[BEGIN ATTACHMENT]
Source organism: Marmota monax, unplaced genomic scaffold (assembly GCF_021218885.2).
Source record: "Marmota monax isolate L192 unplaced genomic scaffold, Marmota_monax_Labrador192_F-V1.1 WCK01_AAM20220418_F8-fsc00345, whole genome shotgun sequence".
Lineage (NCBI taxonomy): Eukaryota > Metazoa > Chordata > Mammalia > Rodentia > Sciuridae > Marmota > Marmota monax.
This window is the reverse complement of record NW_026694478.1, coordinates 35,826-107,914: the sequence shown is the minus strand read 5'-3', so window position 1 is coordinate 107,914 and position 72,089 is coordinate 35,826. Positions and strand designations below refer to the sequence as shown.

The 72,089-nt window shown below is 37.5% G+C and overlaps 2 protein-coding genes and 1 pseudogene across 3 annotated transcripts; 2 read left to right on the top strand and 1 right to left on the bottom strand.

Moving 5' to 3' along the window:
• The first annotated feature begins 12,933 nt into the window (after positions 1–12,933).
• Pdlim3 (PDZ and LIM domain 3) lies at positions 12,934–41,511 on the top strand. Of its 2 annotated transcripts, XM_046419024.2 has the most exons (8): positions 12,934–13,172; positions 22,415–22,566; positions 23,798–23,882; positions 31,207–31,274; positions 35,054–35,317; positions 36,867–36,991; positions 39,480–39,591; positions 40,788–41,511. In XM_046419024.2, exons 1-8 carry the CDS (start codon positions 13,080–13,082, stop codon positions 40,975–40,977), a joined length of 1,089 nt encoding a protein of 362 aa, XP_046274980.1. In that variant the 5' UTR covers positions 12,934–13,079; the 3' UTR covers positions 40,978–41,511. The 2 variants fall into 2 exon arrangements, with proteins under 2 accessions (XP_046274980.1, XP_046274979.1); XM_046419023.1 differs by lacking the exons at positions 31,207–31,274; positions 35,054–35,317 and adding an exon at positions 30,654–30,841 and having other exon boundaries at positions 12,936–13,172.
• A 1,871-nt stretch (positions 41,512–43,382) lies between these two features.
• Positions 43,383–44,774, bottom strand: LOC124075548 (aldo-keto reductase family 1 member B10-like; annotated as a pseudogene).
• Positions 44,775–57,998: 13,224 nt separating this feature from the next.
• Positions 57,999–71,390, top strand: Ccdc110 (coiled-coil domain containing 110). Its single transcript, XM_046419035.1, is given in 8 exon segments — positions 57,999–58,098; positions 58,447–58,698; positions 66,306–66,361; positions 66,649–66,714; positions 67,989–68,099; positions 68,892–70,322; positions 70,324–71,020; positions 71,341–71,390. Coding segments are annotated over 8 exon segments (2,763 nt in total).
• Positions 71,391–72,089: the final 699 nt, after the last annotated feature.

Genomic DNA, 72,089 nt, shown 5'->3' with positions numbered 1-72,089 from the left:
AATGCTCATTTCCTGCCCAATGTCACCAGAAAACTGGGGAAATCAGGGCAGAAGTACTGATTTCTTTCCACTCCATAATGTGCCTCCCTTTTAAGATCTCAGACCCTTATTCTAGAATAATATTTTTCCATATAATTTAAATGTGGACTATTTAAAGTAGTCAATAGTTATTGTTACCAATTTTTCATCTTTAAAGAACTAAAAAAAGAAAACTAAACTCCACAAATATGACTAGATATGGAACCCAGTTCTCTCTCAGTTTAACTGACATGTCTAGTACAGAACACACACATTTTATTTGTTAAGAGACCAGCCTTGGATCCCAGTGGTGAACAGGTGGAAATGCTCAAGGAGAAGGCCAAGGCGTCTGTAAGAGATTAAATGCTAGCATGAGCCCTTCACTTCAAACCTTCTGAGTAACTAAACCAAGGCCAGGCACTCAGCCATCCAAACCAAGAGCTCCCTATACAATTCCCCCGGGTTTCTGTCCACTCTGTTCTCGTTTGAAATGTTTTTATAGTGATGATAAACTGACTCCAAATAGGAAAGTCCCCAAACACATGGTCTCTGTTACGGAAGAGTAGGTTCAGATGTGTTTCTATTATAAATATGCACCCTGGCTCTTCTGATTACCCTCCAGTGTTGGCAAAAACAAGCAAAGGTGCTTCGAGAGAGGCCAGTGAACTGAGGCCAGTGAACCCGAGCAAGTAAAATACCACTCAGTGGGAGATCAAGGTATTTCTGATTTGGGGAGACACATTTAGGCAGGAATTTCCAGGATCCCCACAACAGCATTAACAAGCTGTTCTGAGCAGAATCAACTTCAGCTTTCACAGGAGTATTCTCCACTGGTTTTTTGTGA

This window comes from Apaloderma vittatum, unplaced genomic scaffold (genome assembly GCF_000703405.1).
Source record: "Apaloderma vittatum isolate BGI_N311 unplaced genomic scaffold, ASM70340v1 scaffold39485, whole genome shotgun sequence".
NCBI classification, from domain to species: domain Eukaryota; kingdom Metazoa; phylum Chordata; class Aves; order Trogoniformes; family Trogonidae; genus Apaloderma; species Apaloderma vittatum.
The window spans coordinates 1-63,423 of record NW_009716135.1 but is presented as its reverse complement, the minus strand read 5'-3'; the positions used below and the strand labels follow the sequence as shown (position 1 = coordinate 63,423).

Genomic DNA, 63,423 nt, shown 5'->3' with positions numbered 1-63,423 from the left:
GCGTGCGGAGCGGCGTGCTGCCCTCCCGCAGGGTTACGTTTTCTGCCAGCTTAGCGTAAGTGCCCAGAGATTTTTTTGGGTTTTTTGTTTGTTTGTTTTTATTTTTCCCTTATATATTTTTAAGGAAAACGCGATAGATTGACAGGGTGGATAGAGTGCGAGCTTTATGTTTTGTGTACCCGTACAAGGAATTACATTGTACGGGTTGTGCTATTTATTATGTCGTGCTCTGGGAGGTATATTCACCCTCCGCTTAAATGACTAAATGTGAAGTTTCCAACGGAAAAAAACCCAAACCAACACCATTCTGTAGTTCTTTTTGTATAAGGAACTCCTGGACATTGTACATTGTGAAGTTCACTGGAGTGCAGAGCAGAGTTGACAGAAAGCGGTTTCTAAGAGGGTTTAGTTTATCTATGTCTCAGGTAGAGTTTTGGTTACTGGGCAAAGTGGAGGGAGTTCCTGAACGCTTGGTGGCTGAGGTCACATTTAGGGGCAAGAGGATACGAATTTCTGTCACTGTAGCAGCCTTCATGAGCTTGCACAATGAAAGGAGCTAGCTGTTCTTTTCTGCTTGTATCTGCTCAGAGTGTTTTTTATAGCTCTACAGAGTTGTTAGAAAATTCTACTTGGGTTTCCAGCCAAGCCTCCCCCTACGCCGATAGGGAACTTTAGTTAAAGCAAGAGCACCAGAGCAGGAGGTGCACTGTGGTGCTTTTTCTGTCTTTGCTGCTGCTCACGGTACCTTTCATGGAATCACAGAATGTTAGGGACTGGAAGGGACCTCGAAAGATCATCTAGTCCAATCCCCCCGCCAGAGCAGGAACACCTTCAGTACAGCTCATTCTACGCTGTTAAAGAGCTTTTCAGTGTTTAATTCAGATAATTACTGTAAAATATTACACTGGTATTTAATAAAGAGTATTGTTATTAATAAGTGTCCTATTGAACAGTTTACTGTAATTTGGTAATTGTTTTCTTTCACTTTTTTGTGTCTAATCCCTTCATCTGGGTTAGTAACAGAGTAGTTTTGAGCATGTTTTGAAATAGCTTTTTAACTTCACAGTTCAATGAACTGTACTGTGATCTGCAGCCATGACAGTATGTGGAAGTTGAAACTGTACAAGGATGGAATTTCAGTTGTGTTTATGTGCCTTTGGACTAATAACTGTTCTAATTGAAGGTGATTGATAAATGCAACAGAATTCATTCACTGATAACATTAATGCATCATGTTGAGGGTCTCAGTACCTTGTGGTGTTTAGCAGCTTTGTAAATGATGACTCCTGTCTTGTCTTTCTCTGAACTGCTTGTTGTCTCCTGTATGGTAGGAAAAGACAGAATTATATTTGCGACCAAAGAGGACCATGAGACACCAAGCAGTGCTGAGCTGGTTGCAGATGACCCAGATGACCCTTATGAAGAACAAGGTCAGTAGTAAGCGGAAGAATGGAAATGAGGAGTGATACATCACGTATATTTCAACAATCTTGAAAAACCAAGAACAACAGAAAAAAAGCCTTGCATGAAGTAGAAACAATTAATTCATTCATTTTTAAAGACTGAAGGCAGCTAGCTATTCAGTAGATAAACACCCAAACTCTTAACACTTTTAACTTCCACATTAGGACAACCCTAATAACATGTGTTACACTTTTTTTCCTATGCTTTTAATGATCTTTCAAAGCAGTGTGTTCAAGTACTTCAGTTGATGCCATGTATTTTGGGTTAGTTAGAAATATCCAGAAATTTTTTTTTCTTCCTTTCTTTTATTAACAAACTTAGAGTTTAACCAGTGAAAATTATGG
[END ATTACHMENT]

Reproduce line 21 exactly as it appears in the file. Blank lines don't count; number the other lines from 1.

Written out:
GCGTGCGGAGCGGCGTGCTGCCCTCCCGCAGGGTTACGTTTTCTGCCAGCTTAGCGTAAGTGCCCAGAGATTTTTTTGGGTTTTTTGTTTGTTTGTTTTTATTTTTCCCTTATATATTTTTAAGGAAAACGCGATAGATTGACAGGGTGGATAGAGTGCGAGCTTTATGTTTTGTGTACCCGTACAAGGAATTACATTGTACGGGTTGTGCTATTTATTATGTCGTGCTCTGGGAGGTATATTCACCCTCCGCTTAAATGACTAAATGTGAAGTTTCCAACGGAAAAAAACCCAAACCAACACCATTCTGTAGTTCTTTTTGTATAAGGAACTCCTGGACATTGTACATTGTGAAGTTCACTGGAGTGCAGAGCAGAGTTGACAGAAAGCGGTTTCTAAGAGGGTTTAGTTTATCTATGTCTCAGGTAGAGTTTTGGTTACTGGGCAAAGTGGAGGGAGTTCCTGAACGCTTGGTGGCTGAGGTCACATTTAGGGGCAAGAGGATACGAATTTCTGTCACTGTAGCAGCCTTCATGAGCTTGCACAATGAAAGGAGCTAGCTGTTCTTTTCTGCTTGTATCTGCTCAGAGTGTTTTTTATAGCTCTACAGAGTTGTTAGAAAATTCTACTTGGGTTTCCAGCCAAGCCTCCCCCTACGCCGATAGGGAACTTTAGTTAAAGCAAGAGCACCAGAGCAGGAGGTGCACTGTGGTGCTTTTTCTGTCTTTGCTGCTGCTCACGGTACCTTTCATGGAATCACAGAATGTTAGGGACTGGAAGGGACCTCGAAAGATCATCTAGTCCAATCCCCCCGCCAGAGCAGGAACACCTTCAGTACAGCTCATTCTACGCTGTTAAAGAGCTTTTCAGTGTTTAATTCAGATAATTACTGTAAAATATTACACTGGTATTTAATAAAGAGTATTGTTATTAATAAGTGTCCTATTGAACAGTTTACTGTAATTTGGTAATTGTTTTCTTTCACTTTTTTGTGTCTAATCCCTTCATCTGGGTTAGTAACAGAGTAGTTTTGAGCATGTTTTGAAATAGCTTTTTAACTTCACAGTTCAATGAACTGTACTGTGATCTGCAGCCATGACAGTATGTGGAAGTTGAAACTGTACAAGGATGGAATTTCAGTTGTGTTTATGTGCCTTTGGACTAATAACTGTTCTAATTGAAGGTGATTGATAAATGCAACAGAATTCATTCACTGATAACATTAATGCATCATGTTGAGGGTCTCAGTACCTTGTGGTGTTTAGCAGCTTTGTAAATGATGACTCCTGTCTTGTCTTTCTCTGAACTGCTTGTTGTCTCCTGTATGGTAGGAAAAGACAGAATTATATTTGCGACCAAAGAGGACCATGAGACACCAAGCAGTGCTGAGCTGGTTGCAGATGACCCAGATGACCCTTATGAAGAACAAGGTCAGTAGTAAGCGGAAGAATGGAAATGAGGAGTGATACATCACGTATATTTCAACAATCTTGAAAAACCAAGAACAACAGAAAAAAAGCCTTGCATGAAGTAGAAACAATTAATTCATTCATTTTTAAAGACTGAAGGCAGCTAGCTATTCAGTAGATAAACACCCAAACTCTTAACACTTTTAACTTCCACATTAGGACAACCCTAATAACATGTGTTACACTTTTTTTCCTATGCTTTTAATGATCTTTCAAAGCAGTGTGTTCAAGTACTTCAGTTGATGCCATGTATTTTGGGTTAGTTAGAAATATCCAGAAATTTTTTTTTCTTCCTTTCTTTTATTAACAAACTTAGAGTTTAACCAGTGAAAATTATGG